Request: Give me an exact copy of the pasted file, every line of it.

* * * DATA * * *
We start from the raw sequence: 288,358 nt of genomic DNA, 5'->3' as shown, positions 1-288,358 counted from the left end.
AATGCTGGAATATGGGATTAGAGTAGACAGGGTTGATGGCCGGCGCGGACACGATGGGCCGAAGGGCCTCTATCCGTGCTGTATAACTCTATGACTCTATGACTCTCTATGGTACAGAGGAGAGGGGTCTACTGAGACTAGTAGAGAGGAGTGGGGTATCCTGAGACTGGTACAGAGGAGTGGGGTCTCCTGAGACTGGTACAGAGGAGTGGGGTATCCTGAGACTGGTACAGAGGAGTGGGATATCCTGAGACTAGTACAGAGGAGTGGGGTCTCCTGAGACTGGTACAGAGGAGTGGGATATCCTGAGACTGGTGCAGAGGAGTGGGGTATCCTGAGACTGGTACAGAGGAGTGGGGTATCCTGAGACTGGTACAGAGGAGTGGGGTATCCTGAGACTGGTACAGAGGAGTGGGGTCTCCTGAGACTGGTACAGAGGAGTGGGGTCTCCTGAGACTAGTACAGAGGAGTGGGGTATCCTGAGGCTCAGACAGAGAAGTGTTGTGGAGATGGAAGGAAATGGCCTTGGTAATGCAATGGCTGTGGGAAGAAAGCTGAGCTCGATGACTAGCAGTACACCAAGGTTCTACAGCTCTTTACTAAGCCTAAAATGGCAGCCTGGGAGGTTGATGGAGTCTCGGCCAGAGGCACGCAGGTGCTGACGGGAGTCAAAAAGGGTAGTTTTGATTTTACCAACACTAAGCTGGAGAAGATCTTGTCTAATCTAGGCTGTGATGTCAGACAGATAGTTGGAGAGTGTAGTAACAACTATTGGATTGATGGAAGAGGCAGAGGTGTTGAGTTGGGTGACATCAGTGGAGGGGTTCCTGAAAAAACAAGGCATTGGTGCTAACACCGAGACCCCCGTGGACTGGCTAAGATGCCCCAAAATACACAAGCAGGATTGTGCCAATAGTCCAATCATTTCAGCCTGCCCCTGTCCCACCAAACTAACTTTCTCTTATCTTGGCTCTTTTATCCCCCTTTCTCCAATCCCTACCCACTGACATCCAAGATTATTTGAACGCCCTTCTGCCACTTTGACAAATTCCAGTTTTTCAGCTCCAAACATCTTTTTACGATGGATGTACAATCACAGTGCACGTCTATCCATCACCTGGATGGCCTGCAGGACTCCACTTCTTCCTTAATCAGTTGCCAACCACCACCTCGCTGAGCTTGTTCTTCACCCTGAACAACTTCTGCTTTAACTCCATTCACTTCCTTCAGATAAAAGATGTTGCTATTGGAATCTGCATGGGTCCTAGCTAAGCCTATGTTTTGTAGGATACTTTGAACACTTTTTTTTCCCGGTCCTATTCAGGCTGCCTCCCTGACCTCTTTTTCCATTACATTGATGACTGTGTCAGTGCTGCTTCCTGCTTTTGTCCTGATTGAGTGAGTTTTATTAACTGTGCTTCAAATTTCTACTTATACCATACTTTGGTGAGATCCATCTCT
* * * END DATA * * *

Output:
We start from the raw sequence: 288,358 nt of genomic DNA, 5'->3' as shown, positions 1-288,358 counted from the left end.
AATGCTGGAATATGGGATTAGAGTAGACAGGGTTGATGGCCGGCGCGGACACGATGGGCCGAAGGGCCTCTATCCGTGCTGTATAACTCTATGACTCTATGACTCTCTATGGTACAGAGGAGAGGGGTCTACTGAGACTAGTAGAGAGGAGTGGGGTATCCTGAGACTGGTACAGAGGAGTGGGGTCTCCTGAGACTGGTACAGAGGAGTGGGGTATCCTGAGACTGGTACAGAGGAGTGGGATATCCTGAGACTAGTACAGAGGAGTGGGGTCTCCTGAGACTGGTACAGAGGAGTGGGATATCCTGAGACTGGTGCAGAGGAGTGGGGTATCCTGAGACTGGTACAGAGGAGTGGGGTATCCTGAGACTGGTACAGAGGAGTGGGGTATCCTGAGACTGGTACAGAGGAGTGGGGTCTCCTGAGACTGGTACAGAGGAGTGGGGTCTCCTGAGACTAGTACAGAGGAGTGGGGTATCCTGAGGCTCAGACAGAGAAGTGTTGTGGAGATGGAAGGAAATGGCCTTGGTAATGCAATGGCTGTGGGAAGAAAGCTGAGCTCGATGACTAGCAGTACACCAAGGTTCTACAGCTCTTTACTAAGCCTAAAATGGCAGCCTGGGAGGTTGATGGAGTCTCGGCCAGAGGCACGCAGGTGCTGACGGGAGTCAAAAAGGGTAGTTTTGATTTTACCAACACTAAGCTGGAGAAGATCTTGTCTAATCTAGGCTGTGATGTCAGACAGATAGTTGGAGAGTGTAGTAACAACTATTGGATTGATGGAAGAGGCAGAGGTGTTGAGTTGGGTGACATCAGTGGAGGGGTTCCTGAAAAAACAAGGCATTGGTGCTAACACCGAGACCCCCGTGGACTGGCTAAGATGCCCCAAAATACACAAGCAGGATTGTGCCAATAGTCCAATCATTTCAGCCTGCCCCTGTCCCACCAAACTAACTTTCTCTTATCTTGGCTCTTTTATCCCCCTTTCTCCAATCCCTACCCACTGACATCCAAGATTATTTGAACGCCCTTCTGCCACTTTGACAAATTCCAGTTTTTCAGCTCCAAACATCTTTTTACGATGGATGTACAATCACAGTGCACGTCTATCCATCACCTGGATGGCCTGCAGGACTCCACTTCTTCCTTAATCAGTTGCCAACCACCACCTCGCTGAGCTTGTTCTTCACCCTGAACAACTTCTGCTTTAACTCCATTCACTTCCTTCAGATAAAAGATGTTGCTATTGGAATCTGCATGGGTCCTAGCTAAGCCTATGTTTTGTAGGATACTTTGAACACTTTTTTTTCCCGGTCCTATTCAGGCTGCCTCCCTGACCTCTTTTTCCATTACATTGATGACTGTGTCAGTGCTGCTTCCTGCTTTTGTCCTGATTGAGTGAGTTTTATTAACTGTGCTTCAAATTTCTACTTATACCATACTTTGGTGAGATCCATCTCT